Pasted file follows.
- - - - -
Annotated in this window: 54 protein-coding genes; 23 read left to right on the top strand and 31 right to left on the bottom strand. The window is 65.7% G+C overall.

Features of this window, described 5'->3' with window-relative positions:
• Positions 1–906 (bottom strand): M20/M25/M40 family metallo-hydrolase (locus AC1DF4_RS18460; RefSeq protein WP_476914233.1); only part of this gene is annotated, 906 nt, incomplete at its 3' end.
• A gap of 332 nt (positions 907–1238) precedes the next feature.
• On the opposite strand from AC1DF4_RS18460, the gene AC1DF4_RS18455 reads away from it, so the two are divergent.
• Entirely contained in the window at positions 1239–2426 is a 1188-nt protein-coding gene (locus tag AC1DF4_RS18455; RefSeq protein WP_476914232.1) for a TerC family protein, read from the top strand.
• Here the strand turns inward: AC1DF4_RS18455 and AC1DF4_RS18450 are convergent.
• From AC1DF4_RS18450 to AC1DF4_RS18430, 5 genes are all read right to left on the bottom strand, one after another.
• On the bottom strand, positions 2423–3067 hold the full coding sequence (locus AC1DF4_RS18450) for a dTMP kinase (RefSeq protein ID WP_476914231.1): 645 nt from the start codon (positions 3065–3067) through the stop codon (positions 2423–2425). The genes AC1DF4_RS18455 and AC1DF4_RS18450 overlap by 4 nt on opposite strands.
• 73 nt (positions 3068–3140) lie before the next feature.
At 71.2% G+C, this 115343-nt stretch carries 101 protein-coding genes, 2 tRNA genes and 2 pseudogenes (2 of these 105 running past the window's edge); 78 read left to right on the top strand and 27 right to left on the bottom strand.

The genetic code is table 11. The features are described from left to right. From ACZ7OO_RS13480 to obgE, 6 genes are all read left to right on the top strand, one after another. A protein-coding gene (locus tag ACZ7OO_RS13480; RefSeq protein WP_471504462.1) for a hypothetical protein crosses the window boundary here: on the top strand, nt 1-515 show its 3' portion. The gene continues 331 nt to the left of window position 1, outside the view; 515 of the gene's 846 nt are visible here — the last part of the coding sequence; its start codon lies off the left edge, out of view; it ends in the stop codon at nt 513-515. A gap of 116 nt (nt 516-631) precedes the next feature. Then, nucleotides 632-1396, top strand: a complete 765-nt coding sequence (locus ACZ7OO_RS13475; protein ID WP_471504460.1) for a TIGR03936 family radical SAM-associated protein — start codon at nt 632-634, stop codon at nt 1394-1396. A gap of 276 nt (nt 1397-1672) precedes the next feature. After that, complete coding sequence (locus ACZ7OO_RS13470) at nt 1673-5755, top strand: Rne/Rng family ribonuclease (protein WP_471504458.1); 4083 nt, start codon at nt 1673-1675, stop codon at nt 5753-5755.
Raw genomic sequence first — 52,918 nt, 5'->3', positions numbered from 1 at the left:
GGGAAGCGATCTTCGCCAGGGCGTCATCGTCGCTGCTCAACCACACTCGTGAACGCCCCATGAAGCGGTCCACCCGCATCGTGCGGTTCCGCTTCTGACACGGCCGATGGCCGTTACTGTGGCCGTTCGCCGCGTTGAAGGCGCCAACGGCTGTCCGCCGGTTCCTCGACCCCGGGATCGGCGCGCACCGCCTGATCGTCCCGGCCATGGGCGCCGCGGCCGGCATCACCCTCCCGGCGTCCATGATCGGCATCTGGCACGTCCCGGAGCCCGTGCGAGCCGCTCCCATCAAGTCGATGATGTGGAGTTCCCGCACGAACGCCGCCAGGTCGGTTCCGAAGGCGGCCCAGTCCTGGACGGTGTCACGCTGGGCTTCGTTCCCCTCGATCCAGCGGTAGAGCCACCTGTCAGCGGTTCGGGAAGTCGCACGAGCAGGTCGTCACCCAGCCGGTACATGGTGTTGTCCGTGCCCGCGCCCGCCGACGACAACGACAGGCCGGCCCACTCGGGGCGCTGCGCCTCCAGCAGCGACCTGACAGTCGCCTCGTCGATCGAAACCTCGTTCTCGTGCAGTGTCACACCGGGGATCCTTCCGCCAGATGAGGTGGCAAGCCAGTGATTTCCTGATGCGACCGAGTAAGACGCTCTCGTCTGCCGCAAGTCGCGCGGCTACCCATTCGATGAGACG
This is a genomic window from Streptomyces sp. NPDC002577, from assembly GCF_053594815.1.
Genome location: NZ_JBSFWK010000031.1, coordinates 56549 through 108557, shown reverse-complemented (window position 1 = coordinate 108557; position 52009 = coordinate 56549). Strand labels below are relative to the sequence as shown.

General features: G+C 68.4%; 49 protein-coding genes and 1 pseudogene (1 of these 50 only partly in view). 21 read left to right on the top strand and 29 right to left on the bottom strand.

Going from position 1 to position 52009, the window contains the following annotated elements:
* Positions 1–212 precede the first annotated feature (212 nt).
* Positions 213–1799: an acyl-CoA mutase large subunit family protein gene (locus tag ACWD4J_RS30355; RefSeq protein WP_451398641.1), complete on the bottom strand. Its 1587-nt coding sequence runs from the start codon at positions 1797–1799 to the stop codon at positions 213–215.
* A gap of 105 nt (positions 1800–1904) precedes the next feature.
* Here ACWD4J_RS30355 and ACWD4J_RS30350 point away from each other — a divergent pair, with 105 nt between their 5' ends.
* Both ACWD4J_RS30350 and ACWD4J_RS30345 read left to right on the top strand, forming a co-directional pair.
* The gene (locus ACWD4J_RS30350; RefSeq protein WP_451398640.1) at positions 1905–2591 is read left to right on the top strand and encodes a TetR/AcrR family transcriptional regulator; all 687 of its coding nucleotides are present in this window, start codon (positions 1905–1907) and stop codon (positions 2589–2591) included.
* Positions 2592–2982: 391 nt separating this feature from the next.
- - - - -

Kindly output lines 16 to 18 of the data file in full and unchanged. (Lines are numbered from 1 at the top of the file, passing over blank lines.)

Genome location: NZ_JBSFWK010000031.1, coordinates 56549 through 108557, shown reverse-complemented (window position 1 = coordinate 108557; position 52009 = coordinate 56549). Strand labels below are relative to the sequence as shown.

General features: G+C 68.4%; 49 protein-coding genes and 1 pseudogene (1 of these 50 only partly in view). 21 read left to right on the top strand and 29 right to left on the bottom strand.

Going from position 1 to position 52009, the window contains the following annotated elements: